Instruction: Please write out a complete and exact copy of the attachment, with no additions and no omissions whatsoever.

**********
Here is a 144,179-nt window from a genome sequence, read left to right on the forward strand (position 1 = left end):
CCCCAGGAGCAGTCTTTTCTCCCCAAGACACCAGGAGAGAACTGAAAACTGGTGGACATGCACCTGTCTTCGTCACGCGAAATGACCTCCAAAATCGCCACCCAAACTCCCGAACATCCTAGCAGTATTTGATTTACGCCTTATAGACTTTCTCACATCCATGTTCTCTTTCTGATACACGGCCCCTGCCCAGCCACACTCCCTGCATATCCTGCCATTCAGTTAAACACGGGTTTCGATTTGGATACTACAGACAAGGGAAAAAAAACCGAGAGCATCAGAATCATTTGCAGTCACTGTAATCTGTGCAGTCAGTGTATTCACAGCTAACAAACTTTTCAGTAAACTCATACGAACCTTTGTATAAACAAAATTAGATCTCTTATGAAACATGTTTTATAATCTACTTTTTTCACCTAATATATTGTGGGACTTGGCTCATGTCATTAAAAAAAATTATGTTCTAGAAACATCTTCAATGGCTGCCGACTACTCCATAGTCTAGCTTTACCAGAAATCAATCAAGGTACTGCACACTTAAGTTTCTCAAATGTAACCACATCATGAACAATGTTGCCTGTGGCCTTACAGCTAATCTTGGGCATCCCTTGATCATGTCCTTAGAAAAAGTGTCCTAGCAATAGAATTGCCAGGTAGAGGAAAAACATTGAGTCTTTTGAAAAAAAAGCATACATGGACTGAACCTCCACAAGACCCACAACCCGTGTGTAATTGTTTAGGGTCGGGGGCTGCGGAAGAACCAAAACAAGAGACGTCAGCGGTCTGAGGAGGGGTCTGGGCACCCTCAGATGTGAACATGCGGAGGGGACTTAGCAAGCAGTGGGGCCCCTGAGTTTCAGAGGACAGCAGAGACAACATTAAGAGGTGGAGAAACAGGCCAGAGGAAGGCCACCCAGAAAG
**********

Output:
Here is a 144,179-nt window from a genome sequence, read left to right on the forward strand (position 1 = left end):
CCCCAGGAGCAGTCTTTTCTCCCCAAGACACCAGGAGAGAACTGAAAACTGGTGGACATGCACCTGTCTTCGTCACGCGAAATGACCTCCAAAATCGCCACCCAAACTCCCGAACATCCTAGCAGTATTTGATTTACGCCTTATAGACTTTCTCACATCCATGTTCTCTTTCTGATACACGGCCCCTGCCCAGCCACACTCCCTGCATATCCTGCCATTCAGTTAAACACGGGTTTCGATTTGGATACTACAGACAAGGGAAAAAAAACCGAGAGCATCAGAATCATTTGCAGTCACTGTAATCTGTGCAGTCAGTGTATTCACAGCTAACAAACTTTTCAGTAAACTCATACGAACCTTTGTATAAACAAAATTAGATCTCTTATGAAACATGTTTTATAATCTACTTTTTTCACCTAATATATTGTGGGACTTGGCTCATGTCATTAAAAAAAATTATGTTCTAGAAACATCTTCAATGGCTGCCGACTACTCCATAGTCTAGCTTTACCAGAAATCAATCAAGGTACTGCACACTTAAGTTTCTCAAATGTAACCACATCATGAACAATGTTGCCTGTGGCCTTACAGCTAATCTTGGGCATCCCTTGATCATGTCCTTAGAAAAAGTGTCCTAGCAATAGAATTGCCAGGTAGAGGAAAAACATTGAGTCTTTTGAAAAAAAAGCATACATGGACTGAACCTCCACAAGACCCACAACCCGTGTGTAATTGTTTAGGGTCGGGGGCTGCGGAAGAACCAAAACAAGAGACGTCAGCGGTCTGAGGAGGGGTCTGGGCACCCTCAGATGTGAACATGCGGAGGGGACTTAGCAAGCAGTGGGGCCCCTGAGTTTCAGAGGACAGCAGAGACAACATTAAGAGGTGGAGAAACAGGCCAGAGGAAGGCCACCCAGAAAG